“Colbert successfully navigated replacing legendary head coach Bill Cowher with Mike Tomlin; he’s overseen the roster for two Super Bowl wins; he’s helped manage difficult personalities (Antonio Brown, Le’Veon Bell); kept a competitive roster around an expensive veteran quarterback (Ben Roethlisberger); hit on draft picks high [and] low; and [completed] major trades (Minkah Fitzpatrick, Devin Bush) that have bolstered the roster,” notes Miller.
Never mind all the Hall of Fame (HOF) and HOF-caliber players he has drafted, including the aforementioned Roethlisberger, as well as Troy Polamalu, Cameron Heyward, David DeCastro, T.J. Watt and Maurkice Pouncey, the latter of whom retired in February.
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Colbert’s Best and Worst Moves?
Miller goes on to try identify the best and worst moves of each of the named general managers, and here his analysis of Colbert is suspect.
Miller cites Colbert’s best move as the trade for Minkah Fitzpatrick, who was acquired from the Miami Dolphins in 2019 in exchange for the team’s 2020 first-round pick. It’s been a great trade, as Fitzpatrick has been named first-team All-Pro in both of the seasons in which he has played for the Steelers. But it’s nowhere near as good as the decision to select Roethlisberger with the No. 11 overall pick in the 2004 draft, giving the Steelers a franchise quarterback who has allowed them to be competitive each and every year.
Meanwhile, Miller names the decision to draft strong safety Terrell Edmunds No. 28 overall in 2018 as Colbert’s worst decision. While Edmunds has been underwhelming in terms of what you’re expecting from a first-round pick, he’s by no means a bust. In fact, he has started 43 of a possible 48 games since he was drafted, and your typical analyst regards him as an average NFL starter.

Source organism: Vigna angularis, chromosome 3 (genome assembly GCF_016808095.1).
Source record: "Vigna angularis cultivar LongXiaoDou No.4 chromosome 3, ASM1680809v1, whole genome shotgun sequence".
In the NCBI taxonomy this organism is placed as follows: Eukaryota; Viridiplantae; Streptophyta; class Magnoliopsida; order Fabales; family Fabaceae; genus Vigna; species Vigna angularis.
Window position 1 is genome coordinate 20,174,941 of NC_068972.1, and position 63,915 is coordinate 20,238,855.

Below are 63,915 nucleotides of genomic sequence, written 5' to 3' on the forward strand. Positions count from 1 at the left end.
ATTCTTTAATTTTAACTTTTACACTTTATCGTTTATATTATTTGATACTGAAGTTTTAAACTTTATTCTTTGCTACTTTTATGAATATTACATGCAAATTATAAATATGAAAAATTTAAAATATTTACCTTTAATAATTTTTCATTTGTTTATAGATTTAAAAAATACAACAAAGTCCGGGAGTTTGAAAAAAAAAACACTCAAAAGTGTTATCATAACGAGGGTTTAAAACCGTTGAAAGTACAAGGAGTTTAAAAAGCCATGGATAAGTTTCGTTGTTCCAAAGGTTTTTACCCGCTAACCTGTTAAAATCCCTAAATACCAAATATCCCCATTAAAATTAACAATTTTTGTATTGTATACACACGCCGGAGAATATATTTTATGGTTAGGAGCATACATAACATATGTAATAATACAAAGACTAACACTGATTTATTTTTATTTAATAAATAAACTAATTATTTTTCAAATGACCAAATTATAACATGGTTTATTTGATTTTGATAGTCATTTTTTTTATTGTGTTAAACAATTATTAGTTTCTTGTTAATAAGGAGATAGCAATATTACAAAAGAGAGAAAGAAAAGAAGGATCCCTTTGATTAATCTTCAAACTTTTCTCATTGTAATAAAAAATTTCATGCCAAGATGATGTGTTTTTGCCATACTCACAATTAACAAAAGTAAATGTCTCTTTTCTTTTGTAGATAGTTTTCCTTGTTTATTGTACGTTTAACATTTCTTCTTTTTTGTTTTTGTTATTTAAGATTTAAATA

Certainly, many other draft day decisions involving premium draft picks have turned out far worse for Colbert & Co.
For my money, the worst draft pick of the Colbert era was 2015 second-rounder Senquez Golson, considering that Golson—a diminutive cornerback from Ole Miss—never played a down for the team, even during the preseason.
Ironically, it was another cornerback from Mississippi (Mike Hilton), who would go on to fill the slot corner role the Steelers were hoping to fill with Golson. You may recall that Hilton signed with the Steelers as an undrafted free agent in 2016. He became a regular in 2017 and remained the team’s slot corner through the end of last season, after which he signed a four-year contract with the Cincinnati Bengals in free agency.
The Best of the Rest?
Rounding out the Top 5 from Miller’s list are: Chris Ballard (Indianapolis Colts) at No. 2, followed by Brandon Beane/Sean McDermott (Buffalo Bills), Mickey Loomis (New Orleans Saints) and Jason Licht (Tampa Bay Buccaneers).
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